So they’ll be drafting next summer. While the difference between selecting at 14 or 15 might seem negligible, it’s actually enormous. There’s only a miniscule chance at jumping from the end of the lottery to a top-four (1.8%) or even first-overall (0.5%) pick. It’s still a chance. Getting locked out of the lottery by punching your postseason ticket gives you an absolute zero chance of moving into the top tier.


Durant was better than a 1-in-200 player to say the least. Same for Westbrook, Harden–even a player of Adams’ ilk is tough to bank on with a high lottery pick. Would you pass on a 1-in-200 chance at the next Westbrook, or the kind of great role player necessary to complement a star with, just to lose in a first-round playoff series?

Missing the playoffs is (probably) not enough

Isn’t it enough for fans to endure a fun season doomed to end without a postseason appearance? Not if they really want more, deeper postseason appearances ahead.

@XavSports Etsy

While the smoothed lottery odds do mean that teams not at the very bottom of the standings have a better chance to leap to the top (see: New Orleans, Memphis, and Los Angeles vaulting into the top-four this year), it also means the bubble lottery teams who don’t ascend are more likely to get jumped. The ping pong balls converted top-6 draft order finishes for Atlanta and Washington into the 8th and 9th pick, respectively, under the new lottery format. The difference between picking at 5 and 8 can be the difference between getting a Hall of Famer like Kevin Garnett or Dwyane Wade and winding up with a dud like Shawn Respert or T.J. Ford.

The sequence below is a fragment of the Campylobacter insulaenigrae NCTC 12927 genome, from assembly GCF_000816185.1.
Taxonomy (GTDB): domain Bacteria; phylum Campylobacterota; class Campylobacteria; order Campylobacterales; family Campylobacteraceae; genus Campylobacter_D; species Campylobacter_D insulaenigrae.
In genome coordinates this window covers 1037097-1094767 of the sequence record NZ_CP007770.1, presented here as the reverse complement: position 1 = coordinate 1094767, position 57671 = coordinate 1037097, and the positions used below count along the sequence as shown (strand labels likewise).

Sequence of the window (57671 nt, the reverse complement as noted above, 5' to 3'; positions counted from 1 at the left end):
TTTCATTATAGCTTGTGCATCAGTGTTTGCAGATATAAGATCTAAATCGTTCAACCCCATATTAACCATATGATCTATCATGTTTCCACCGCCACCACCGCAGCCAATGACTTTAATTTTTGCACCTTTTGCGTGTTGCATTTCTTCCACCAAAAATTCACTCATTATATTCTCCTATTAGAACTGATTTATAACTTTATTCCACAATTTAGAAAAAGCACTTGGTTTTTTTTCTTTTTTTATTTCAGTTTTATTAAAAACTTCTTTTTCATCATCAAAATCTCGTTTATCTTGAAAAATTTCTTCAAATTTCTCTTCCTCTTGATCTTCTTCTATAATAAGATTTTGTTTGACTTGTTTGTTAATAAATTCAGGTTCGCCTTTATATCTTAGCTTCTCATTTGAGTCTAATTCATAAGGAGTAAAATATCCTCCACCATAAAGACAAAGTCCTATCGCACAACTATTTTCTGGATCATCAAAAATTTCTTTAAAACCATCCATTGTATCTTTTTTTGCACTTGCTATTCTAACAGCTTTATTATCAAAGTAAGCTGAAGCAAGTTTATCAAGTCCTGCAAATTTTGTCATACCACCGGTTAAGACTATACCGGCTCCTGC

All of these specific examples of past draft selections are, like hindsight draft talk always is, mostly silly. But granting that the draft, even at the very top, can often be something of a crapshoot doesn’t devalue the highest slots one bit. Why? Because everyone wants them, and you have to pay to get them if the ping pongs don’t land in your favor. Moving into the top-5 is costly, and could still lead to a bust. Just drawing a good draft position, rather than paying a premium to reach for a player you believe in, gives you more shots at a Hall of Famer by default.

The race is already on

A little sleep, a little slumber, a few declined DNPs, a little “Wait, the other team is letting their players coach the game?” and the Thunder could lose a significant amount of ground to other teams in the hunt for a better pick. They have doubled the wins of three franchises so far this season. They are 6 games better than the Warriors and 4.5 games better than the Pelicans, both of whom have more premium talent to slot a top pick next to next season, should they snatch it.

As December 15 approaches, and the lifted trade restrictions around so many signed players with it, Thunder fans should be feeling greedy. Not for more plucky wins, but for more picks, more flexibility, and yes, more losses to make this season as worthwhile to the team’s reset title path as possible.